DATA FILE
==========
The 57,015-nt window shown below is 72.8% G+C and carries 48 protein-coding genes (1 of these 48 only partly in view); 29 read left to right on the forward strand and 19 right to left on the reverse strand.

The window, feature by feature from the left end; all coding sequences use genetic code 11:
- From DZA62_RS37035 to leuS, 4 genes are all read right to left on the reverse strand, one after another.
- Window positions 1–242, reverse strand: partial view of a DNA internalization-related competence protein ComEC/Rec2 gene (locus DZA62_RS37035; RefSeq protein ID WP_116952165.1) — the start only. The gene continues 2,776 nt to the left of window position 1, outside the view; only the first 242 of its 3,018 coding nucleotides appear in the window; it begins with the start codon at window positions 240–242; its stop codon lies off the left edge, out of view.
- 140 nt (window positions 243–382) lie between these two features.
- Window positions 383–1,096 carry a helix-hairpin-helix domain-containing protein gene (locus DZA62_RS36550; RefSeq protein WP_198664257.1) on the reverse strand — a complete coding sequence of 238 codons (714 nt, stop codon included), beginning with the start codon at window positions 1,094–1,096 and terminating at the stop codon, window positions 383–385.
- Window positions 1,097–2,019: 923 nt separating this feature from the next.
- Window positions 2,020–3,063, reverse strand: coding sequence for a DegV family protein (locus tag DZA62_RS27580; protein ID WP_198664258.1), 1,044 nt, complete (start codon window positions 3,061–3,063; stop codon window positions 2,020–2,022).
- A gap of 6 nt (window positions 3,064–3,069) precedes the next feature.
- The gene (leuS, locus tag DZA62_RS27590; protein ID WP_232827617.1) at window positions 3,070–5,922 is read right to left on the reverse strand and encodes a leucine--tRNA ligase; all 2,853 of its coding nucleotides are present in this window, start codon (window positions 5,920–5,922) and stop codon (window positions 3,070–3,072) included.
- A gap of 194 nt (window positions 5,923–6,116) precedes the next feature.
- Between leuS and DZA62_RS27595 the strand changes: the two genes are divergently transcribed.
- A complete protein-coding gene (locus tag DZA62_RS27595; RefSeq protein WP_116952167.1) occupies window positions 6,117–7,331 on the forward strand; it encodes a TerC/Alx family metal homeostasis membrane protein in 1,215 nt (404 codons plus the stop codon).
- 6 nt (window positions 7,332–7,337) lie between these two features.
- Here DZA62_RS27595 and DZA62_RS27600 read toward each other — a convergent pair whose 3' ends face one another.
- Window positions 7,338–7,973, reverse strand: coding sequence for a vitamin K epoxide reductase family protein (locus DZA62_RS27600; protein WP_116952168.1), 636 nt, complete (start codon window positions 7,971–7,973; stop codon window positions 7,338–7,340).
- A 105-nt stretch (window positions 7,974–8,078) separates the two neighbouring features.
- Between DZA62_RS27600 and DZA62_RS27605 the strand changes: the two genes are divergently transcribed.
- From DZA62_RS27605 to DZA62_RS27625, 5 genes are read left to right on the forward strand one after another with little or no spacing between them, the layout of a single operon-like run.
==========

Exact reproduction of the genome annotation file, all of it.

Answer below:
The 57,015-nt window shown below is 72.8% G+C and carries 48 protein-coding genes (1 of these 48 only partly in view); 29 read left to right on the forward strand and 19 right to left on the reverse strand.

The window, feature by feature from the left end; all coding sequences use genetic code 11:
- From DZA62_RS37035 to leuS, 4 genes are all read right to left on the reverse strand, one after another.
- Window positions 1–242, reverse strand: partial view of a DNA internalization-related competence protein ComEC/Rec2 gene (locus DZA62_RS37035; RefSeq protein ID WP_116952165.1) — the start only. The gene continues 2,776 nt to the left of window position 1, outside the view; only the first 242 of its 3,018 coding nucleotides appear in the window; it begins with the start codon at window positions 240–242; its stop codon lies off the left edge, out of view.
- 140 nt (window positions 243–382) lie between these two features.
- Window positions 383–1,096 carry a helix-hairpin-helix domain-containing protein gene (locus DZA62_RS36550; RefSeq protein WP_198664257.1) on the reverse strand — a complete coding sequence of 238 codons (714 nt, stop codon included), beginning with the start codon at window positions 1,094–1,096 and terminating at the stop codon, window positions 383–385.
- Window positions 1,097–2,019: 923 nt separating this feature from the next.
- Window positions 2,020–3,063, reverse strand: coding sequence for a DegV family protein (locus tag DZA62_RS27580; protein ID WP_198664258.1), 1,044 nt, complete (start codon window positions 3,061–3,063; stop codon window positions 2,020–2,022).
- A gap of 6 nt (window positions 3,064–3,069) precedes the next feature.
- The gene (leuS, locus tag DZA62_RS27590; protein ID WP_232827617.1) at window positions 3,070–5,922 is read right to left on the reverse strand and encodes a leucine--tRNA ligase; all 2,853 of its coding nucleotides are present in this window, start codon (window positions 5,920–5,922) and stop codon (window positions 3,070–3,072) included.
- A gap of 194 nt (window positions 5,923–6,116) precedes the next feature.
- Between leuS and DZA62_RS27595 the strand changes: the two genes are divergently transcribed.
- A complete protein-coding gene (locus tag DZA62_RS27595; RefSeq protein WP_116952167.1) occupies window positions 6,117–7,331 on the forward strand; it encodes a TerC/Alx family metal homeostasis membrane protein in 1,215 nt (404 codons plus the stop codon).
- 6 nt (window positions 7,332–7,337) lie between these two features.
- Here DZA62_RS27595 and DZA62_RS27600 read toward each other — a convergent pair whose 3' ends face one another.
- Window positions 7,338–7,973, reverse strand: coding sequence for a vitamin K epoxide reductase family protein (locus DZA62_RS27600; protein WP_116952168.1), 636 nt, complete (start codon window positions 7,971–7,973; stop codon window positions 7,338–7,340).
- A 105-nt stretch (window positions 7,974–8,078) separates the two neighbouring features.
- Between DZA62_RS27600 and DZA62_RS27605 the strand changes: the two genes are divergently transcribed.
- From DZA62_RS27605 to DZA62_RS27625, 5 genes are read left to right on the forward strand one after another with little or no spacing between them, the layout of a single operon-like run.